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After passing rent control, questions remain for St. Paul voters

Landlord exceptions and even the start date remain murky.

ST PAUL, Minn. — A day after St. Paul voters passed one of the most stringent rent control ordinances in the nation, many basic questions about its implementation remain unanswered, including when it takes effect.

While the city charter states that an ordinance passed by referendum becomes effective immediately, the rent stabilization language passed by St. Paul voters includes an implementation date of May 1, 2022.

That prompted some renters to contact KARE11 and the city of St. Paul to ask whether their landlords could increase rent in the next few months. City leaders were unable to offer a decisive answer on Wednesday, even taking down a website it had created to answer questions about rent stabilization just hours after launching it.

"It could be something that lawyers fight about in court," said Max Nesterak, deputy editor of the Minnesota Reformer.

Nesterak, who has covered the rent control ballot measure extensively, says part of the reason why city leaders are struggling to answer questions is because they didn't write the ordinance. 

"A majority of St. Paul's council members said that they would not vote for this ballot initiative," Nesterak said. "So now they're in this position, this uncomfortable position, of trying to enact a policy they didn't support."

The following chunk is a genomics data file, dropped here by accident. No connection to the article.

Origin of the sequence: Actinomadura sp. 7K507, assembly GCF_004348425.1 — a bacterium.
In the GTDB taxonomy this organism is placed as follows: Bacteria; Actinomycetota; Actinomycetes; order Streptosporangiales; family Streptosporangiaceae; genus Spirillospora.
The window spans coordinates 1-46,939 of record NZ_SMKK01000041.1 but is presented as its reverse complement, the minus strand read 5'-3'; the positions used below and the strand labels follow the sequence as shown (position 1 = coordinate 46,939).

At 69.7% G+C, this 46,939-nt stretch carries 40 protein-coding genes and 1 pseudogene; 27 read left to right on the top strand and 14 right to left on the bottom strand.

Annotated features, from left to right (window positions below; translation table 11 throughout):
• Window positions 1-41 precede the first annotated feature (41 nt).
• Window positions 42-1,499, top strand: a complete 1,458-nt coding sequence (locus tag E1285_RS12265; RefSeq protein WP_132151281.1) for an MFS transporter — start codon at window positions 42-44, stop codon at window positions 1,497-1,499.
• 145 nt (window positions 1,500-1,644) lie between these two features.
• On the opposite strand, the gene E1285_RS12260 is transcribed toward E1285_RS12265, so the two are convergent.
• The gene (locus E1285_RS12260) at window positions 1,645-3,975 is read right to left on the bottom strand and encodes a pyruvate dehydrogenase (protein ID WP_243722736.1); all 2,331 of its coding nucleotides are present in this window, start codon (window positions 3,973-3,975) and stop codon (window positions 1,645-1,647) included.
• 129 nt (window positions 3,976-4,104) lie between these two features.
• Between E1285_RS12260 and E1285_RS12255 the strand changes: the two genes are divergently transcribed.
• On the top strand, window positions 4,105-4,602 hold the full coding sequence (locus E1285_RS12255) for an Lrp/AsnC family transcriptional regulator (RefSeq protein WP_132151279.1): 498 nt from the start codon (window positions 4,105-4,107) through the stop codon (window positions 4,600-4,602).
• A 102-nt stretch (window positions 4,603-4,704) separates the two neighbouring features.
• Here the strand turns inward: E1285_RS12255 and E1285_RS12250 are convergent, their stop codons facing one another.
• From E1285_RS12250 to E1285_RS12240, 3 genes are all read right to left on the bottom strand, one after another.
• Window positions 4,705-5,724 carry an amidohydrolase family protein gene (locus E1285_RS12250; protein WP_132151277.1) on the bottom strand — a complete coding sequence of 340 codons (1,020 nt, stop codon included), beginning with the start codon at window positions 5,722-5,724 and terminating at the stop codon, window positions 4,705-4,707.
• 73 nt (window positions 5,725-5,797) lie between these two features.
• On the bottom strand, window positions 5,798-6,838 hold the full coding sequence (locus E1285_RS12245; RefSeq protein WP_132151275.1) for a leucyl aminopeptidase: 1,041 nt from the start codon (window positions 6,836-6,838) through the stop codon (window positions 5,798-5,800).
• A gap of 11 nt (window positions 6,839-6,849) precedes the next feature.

Nesterak says there's a lot at stake because the St. Paul ordinance, as written, is among the most stringent in the country. It caps rent hikes at 3% per year and though landlords can seek exceptions, inflation isn't one of them.

"They can only seek exemptions for things like tax hikes or making renovations that bring the apartment up to code; not stainless steel appliances, not new bathrooms, just bringing the units up to code," Nesterak said. "What we see in rent control ordinances across the country is there's normally some movement. When prices go up, people allow rents to rise a little bit more. As we see more inflation happening now, because of supply chain issues, (the St. Paul ordinance) may pose a problem for landlords."

It could also pose a problem for developers because the 3% cap applies to all units, even new construction.

"The concern of not exempting new construction is that it will deter developers from building any new housing at all," Nesterak said. "I think one of the first real tests of this policy will be what happens at the St. Paul Ford Site, now called Highland Bridge. It's one of the biggest developments happening in St Paul history. It's 3,600 new units, 20% are slated to be affordable. I talked to a developer with Ryan Company and they said they're concerned that they may not be able to find investors in their project.

Proponents say, 'We're going to call the bluff on developers, we think St. Paul is a great city and they'll still want to build here.'"

Despite the unanswered questions, and uncertainty about implementation, St. Paul communications director Peter Leggett sent a statement to KARE 11 on Wednesday stating, “Now that residents have affirmed rent stabilization for our city, we look forward to engaging with community members to implement and improve upon this policy."

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